Alpine mindful of Audi/Porsche not 'disrupting our business model'

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Alpine chief executive Laurent Rossi would welcome Audi and Porsche arrival in F1 but warns that any concessions awarded to the VW Group's manufacturers must not "disrupt" the business model of the sport's incumbents.

Audi and Porsche are expected to commit to Formula 1 in the near future, as soon as the sport's stakeholders rubber-stamp Grand Prix racing's 2026 engine regulations.

Preliminary plans regarding the two manufacturers involve an engine supply deal between Red Bull and Porsche while Audi is expected to either acquire an existing team or to strike a collaboration agreement with an outfit.

Both manufacturers are expected to work independently from one another, although a flow of information for one to the other could help both brands extract more from F1's budget cap.

Furthermore, if according to the terms of their partnership Red Bull Powertrains passes on to Porsche intellectual property initially sourced from Honda, it could call into question the Stuttgart firm's status as a "new entrant".

Fernando Alonso (ESP) Alpine F1 Team A522. 10.04.2022. Formula 1 World Championship, Rd 3, Australian Grand Prix, Albert Park, Melbourne

Rossi believes Porsche and Audi's involvement would benefit F1 as a whole, as long as the current manufacturers don't end up with the short end of the stick.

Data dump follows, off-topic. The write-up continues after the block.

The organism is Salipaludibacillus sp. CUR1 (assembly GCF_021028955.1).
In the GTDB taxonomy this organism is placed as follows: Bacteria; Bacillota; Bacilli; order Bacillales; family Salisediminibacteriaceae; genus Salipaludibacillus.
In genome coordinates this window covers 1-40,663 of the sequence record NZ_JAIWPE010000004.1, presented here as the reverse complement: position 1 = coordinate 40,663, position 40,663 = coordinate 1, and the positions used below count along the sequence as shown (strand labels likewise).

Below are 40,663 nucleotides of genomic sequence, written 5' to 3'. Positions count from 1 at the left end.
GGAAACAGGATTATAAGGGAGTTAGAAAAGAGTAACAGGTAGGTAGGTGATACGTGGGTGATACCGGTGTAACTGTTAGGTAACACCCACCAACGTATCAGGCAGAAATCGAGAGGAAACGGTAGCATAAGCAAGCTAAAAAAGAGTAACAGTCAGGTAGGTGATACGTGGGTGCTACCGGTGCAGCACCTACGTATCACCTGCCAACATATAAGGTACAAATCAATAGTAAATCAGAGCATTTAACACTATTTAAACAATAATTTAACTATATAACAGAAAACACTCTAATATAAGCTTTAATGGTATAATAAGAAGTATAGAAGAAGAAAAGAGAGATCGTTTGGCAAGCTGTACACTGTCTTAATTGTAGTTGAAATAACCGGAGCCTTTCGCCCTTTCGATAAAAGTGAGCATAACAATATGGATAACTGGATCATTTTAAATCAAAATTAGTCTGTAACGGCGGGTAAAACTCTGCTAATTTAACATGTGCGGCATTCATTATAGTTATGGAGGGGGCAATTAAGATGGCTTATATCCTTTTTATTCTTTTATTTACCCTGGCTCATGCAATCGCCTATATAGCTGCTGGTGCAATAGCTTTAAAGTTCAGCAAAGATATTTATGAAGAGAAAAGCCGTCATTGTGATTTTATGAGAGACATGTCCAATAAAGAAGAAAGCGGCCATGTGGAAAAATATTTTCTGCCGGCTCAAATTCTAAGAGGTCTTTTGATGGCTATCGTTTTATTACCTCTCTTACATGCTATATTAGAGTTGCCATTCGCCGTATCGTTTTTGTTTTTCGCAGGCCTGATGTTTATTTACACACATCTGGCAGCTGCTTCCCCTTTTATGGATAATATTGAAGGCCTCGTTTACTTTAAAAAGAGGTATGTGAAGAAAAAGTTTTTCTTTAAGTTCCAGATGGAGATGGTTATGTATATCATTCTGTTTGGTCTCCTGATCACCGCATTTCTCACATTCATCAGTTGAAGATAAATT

"I think it’s nice, I think is good for the sport, but we need to really pay attention to a couple of things, actually," Alpine CEO Laurent Rossi told

"We need to check and make sure that two separate teams are two separate teams.

"We need to make sure that if they’re entering the arena as teams, are they works teams, is it coming from Porsche, from Audi, is it coming from Red Bull or Honda? Do they have specific treatment or not?

"So basically, is the sport going to be better off, or is it going to be worse off?"

Rossi underscored the massive investment undertaken by Renault over the years, the value of which would be lowered if too many concession are given to new entrants.

"Suddenly to favour new entrants, then incumbents suddenly get a bit of the wrong end of the stick," Rossi added.

"And I guess it’s the same concern for most teams here, but especially for us as a works team, because we’ve invested literally billions over the past 20 years, 40 years, for Renault in PUs.

"It’s not for someone to come in and just like get the lion’s share just because they roll out the red carpet. Because it’s basically disrupting our business model, and putting a lot of jobs at risk."

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